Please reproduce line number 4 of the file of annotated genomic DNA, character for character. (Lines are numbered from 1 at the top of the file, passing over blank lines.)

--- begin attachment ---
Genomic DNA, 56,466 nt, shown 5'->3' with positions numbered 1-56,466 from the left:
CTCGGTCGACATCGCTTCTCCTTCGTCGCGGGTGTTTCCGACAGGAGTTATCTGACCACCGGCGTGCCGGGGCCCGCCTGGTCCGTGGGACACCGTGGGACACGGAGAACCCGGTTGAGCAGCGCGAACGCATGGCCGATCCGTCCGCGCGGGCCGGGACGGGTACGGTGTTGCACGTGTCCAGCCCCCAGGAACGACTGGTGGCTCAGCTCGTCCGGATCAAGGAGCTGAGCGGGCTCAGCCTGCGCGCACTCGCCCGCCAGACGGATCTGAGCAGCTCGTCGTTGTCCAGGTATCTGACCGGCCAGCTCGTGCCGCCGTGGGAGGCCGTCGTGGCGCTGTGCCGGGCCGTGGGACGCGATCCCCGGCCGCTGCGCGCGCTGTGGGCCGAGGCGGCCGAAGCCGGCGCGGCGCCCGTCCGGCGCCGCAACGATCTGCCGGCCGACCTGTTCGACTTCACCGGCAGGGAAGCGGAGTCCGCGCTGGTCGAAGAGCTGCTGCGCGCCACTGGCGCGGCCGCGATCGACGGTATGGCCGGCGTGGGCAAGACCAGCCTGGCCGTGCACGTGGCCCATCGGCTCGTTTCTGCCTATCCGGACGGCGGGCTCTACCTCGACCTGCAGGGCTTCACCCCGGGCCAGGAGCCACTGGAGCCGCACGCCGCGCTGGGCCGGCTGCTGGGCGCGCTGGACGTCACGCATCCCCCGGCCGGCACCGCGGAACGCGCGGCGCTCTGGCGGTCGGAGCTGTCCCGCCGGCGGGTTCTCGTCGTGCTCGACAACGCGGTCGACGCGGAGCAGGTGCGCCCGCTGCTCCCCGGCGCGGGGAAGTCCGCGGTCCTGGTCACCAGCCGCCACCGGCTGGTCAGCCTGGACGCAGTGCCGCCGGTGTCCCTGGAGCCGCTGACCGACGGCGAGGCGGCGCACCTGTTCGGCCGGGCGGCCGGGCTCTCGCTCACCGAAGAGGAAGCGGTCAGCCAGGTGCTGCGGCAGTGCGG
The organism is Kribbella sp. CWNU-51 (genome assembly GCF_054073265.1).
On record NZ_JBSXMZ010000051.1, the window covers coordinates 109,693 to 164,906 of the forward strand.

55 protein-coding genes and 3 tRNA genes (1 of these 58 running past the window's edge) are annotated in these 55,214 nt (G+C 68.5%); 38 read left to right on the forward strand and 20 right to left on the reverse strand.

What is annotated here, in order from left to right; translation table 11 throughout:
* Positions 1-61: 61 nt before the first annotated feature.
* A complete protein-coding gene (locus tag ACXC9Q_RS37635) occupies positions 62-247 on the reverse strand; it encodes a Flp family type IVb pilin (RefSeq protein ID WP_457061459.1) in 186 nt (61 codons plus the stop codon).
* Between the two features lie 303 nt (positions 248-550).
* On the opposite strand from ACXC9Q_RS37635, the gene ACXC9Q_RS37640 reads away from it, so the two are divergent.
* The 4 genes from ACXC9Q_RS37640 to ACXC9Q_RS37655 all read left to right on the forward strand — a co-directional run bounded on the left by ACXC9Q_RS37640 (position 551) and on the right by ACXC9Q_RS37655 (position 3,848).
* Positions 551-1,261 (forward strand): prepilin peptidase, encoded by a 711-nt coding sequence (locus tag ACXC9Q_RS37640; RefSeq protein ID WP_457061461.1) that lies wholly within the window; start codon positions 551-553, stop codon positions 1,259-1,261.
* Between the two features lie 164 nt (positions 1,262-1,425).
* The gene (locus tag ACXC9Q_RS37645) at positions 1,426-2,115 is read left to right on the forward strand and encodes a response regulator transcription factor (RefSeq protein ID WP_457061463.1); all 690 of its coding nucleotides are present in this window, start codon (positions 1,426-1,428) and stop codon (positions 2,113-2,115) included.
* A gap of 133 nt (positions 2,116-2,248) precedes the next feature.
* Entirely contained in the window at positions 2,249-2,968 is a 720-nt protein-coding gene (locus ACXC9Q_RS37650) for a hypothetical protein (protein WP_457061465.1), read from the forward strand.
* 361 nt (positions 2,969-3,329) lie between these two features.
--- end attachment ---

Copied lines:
On record NZ_JBSXMZ010000051.1, the window covers coordinates 109,693 to 164,906 of the forward strand.